"The Remy Martin campaign is definitely a creative use of the technology," says Pompei, who has seen the market for the Audio Spotlight expand to museums, libraries, offices, retail displays, trade shows, and retail kiosks. "A regular loudspeaker vibrates the air and makes sound waves but the physical limitation is that it cannot create a tight beam of sound. To get around the physical limitations, we create sound indirectly using ultrasound."

The Audio Spotlight has shrunk in size and complexity since its prototype debut 10 years ago. According to Pompei, the sound panel is as familiar to run as a regular loudspeaker and will reproduce any input signal, including signals from a matrixed audio network. "The beam is as narrow as a flashlight–2 to 3 feet in diameter. Once you step outside beam, the decibel level drops by 90 percent," he says.

In the Remy Martin campaign, Audio Spotlights provided the background music aimed at passers-by on the sidewalk. Once they stepped into the finite boundaries of the sound beam and then out of it, their natural instinct was to look around to find the sound source and then notice the projected images on the building above.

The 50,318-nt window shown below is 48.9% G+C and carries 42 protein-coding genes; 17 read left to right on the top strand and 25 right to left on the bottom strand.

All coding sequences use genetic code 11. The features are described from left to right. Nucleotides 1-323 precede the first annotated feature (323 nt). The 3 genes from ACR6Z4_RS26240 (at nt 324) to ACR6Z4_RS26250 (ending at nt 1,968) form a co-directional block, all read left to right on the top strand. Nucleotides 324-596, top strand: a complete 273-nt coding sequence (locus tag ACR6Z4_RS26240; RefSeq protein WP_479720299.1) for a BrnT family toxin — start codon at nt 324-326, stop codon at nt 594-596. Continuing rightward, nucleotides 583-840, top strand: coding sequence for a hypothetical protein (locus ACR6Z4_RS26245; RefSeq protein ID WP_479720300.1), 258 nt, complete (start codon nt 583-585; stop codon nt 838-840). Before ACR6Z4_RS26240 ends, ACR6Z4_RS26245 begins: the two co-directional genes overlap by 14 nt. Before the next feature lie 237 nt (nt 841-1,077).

"The Audio Spotlight panels were situated on the roof of the vehicle, aimed at diverging angles so there was no danger of overlap," explains JP Freeley, president of Blue Blast Media, which has also used this technique on billboards for retailer Target and cable network A&E. "Sound was coming out of a standard DVD player with an RCA input. Setup was easy because it is so obvious when the sound is on target."